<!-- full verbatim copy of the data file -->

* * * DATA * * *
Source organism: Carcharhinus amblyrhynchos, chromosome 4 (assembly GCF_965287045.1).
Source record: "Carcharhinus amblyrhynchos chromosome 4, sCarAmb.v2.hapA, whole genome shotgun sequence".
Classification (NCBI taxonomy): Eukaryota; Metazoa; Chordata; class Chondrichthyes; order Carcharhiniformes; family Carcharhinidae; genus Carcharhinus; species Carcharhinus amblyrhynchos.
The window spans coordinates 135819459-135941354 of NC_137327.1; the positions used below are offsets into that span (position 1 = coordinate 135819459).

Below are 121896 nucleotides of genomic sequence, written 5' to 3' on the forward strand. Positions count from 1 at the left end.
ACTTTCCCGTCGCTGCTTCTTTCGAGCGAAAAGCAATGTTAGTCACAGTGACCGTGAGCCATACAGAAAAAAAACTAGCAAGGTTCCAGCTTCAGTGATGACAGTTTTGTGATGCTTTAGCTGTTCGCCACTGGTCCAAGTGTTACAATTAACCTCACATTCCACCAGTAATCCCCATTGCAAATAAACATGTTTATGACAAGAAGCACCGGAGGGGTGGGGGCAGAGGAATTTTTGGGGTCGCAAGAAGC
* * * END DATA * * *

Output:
Source organism: Carcharhinus amblyrhynchos, chromosome 4 (assembly GCF_965287045.1).
Source record: "Carcharhinus amblyrhynchos chromosome 4, sCarAmb.v2.hapA, whole genome shotgun sequence".
Classification (NCBI taxonomy): Eukaryota; Metazoa; Chordata; class Chondrichthyes; order Carcharhiniformes; family Carcharhinidae; genus Carcharhinus; species Carcharhinus amblyrhynchos.
The window spans coordinates 135819459-135941354 of NC_137327.1; the positions used below are offsets into that span (position 1 = coordinate 135819459).

Below are 121896 nucleotides of genomic sequence, written 5' to 3' on the forward strand. Positions count from 1 at the left end.
ACTTTCCCGTCGCTGCTTCTTTCGAGCGAAAAGCAATGTTAGTCACAGTGACCGTGAGCCATACAGAAAAAAAACTAGCAAGGTTCCAGCTTCAGTGATGACAGTTTTGTGATGCTTTAGCTGTTCGCCACTGGTCCAAGTGTTACAATTAACCTCACATTCCACCAGTAATCCCCATTGCAAATAAACATGTTTATGACAAGAAGCACCGGAGGGGTGGGGGCAGAGGAATTTTTGGGGTCGCAAGAAGC